Note also that a lot of posters who gripe or make accusations either disappear completely when followup questions are asked or they continue to argue the point without providing those annoying little things called details.

Dealers do get bashed on here but I have seen plenty of times of dealers being defended. For anyone to suggest that a dealership scams more, performs shoddier work and overcharges more than an indie shop is not using sound logic. The quality of work performed has nothing to do the name above the door but in the integrity and wisdom of the people involved.

It would be a waste of time for a dealership to monitor sites such as this. Dealerships are very customer oriented and work very hard to maintain relationships but someone griping in Oregon is not a customer we would ever see at the dealer I work at in central IL.

Most car dealerships, overall, are short-sighted. They want to make as much money from you as they can, and they don’t seem to care about repeat business…Whitey, with all due respect how can you say this? While it is true dealers want to make as much money as they can (all business should want to make as much as they can, even where you work) they do care about repeat customers, how can they not care? No business can survive with out repeat customers. Remember, you can shear a sheep every year but you can only butcher it once. Sounds crass but you get the idea.

I have had my cars serviced by indies and dealers. I have worked for indies and dealers. Good and bad from both but it has been the dealers who treated me better as a customer and a valued employee.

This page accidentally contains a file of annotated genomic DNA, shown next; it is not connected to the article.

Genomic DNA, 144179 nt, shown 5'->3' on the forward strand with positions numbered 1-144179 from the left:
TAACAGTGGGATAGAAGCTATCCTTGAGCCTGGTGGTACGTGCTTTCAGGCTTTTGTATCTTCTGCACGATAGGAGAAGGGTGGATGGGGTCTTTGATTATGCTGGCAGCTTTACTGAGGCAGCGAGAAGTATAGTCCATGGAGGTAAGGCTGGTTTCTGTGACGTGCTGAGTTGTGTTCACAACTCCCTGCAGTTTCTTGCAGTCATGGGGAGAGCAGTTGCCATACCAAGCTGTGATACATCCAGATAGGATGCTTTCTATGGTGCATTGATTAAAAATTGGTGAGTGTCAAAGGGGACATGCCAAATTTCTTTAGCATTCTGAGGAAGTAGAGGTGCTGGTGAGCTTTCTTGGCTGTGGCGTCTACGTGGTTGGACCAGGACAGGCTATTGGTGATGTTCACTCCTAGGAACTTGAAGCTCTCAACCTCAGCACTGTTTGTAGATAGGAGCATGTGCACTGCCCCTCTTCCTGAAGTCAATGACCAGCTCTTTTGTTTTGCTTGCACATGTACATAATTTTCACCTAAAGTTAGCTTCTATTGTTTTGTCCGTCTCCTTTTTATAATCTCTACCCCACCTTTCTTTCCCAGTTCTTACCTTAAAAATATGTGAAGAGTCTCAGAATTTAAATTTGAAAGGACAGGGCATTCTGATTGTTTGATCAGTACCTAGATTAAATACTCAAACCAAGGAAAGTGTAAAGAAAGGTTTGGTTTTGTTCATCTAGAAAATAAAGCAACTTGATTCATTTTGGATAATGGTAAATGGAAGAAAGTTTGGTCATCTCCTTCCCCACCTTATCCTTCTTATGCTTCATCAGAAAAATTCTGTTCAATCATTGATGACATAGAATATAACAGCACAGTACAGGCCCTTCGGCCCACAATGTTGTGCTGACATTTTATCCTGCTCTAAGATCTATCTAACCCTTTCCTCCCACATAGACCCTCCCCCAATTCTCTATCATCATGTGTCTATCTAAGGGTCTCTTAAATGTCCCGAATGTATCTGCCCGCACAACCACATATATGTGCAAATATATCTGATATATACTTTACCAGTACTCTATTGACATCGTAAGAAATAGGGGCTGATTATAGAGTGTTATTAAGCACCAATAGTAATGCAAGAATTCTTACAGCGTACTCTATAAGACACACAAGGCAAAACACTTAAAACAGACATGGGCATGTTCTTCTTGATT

I have actually very very rarely seen any dealer “bashing” - as in referring to “shoddy work, overcharging, and alleged scamming”.

I frequently see people tell others to avoid dealers b/c they can get the same work elsewhere for a lot less money and less upselling. The fact that dealers are on the expensive side and try to sell stuff that people probably don’t need is not bashing. Its more like just saying they can get good service for less money elsewhere.

Now, when it comes to corporate chain auto service operations - especially the quick lube places - I’d say there’s something more like bashing.

I have generally had good experiences with dealer service and repairs. Sometimes when doing a repair that is unique to one of their models they may be cheaper than anyone else because they have that repair “down pat”. I get most repairs that I don’t do myself, done at a local independent garage that I have found to be completely honest. He is cheaper than the dealer because his overhead is much lower.
I won’t patronize anyplace that tries to sell me “mouse milk”.

When I made that comment, I was referring to the sales process more than the service department, but in truth, it applies to both. Try reading this article and tell me if you still feel the same way.

In my experience, finding a good dealership service department can be done, but it may take some time, and in some parts of the USA, you may not find one at all.

Automobile dealers, like healthcare businesses and chain retailers and many others whose livelihood can be affected by negative comments on the internet seem to have found that sand bagging is the most effective method of defending themselves. So often, an internet search of a company results in hundreds of replies and the first few hundred are links to the businesses web site. Complaints get lost somewhere back on page 27, or was it page 31? No, maybe it was page 57… Most people give up and never see the complaints.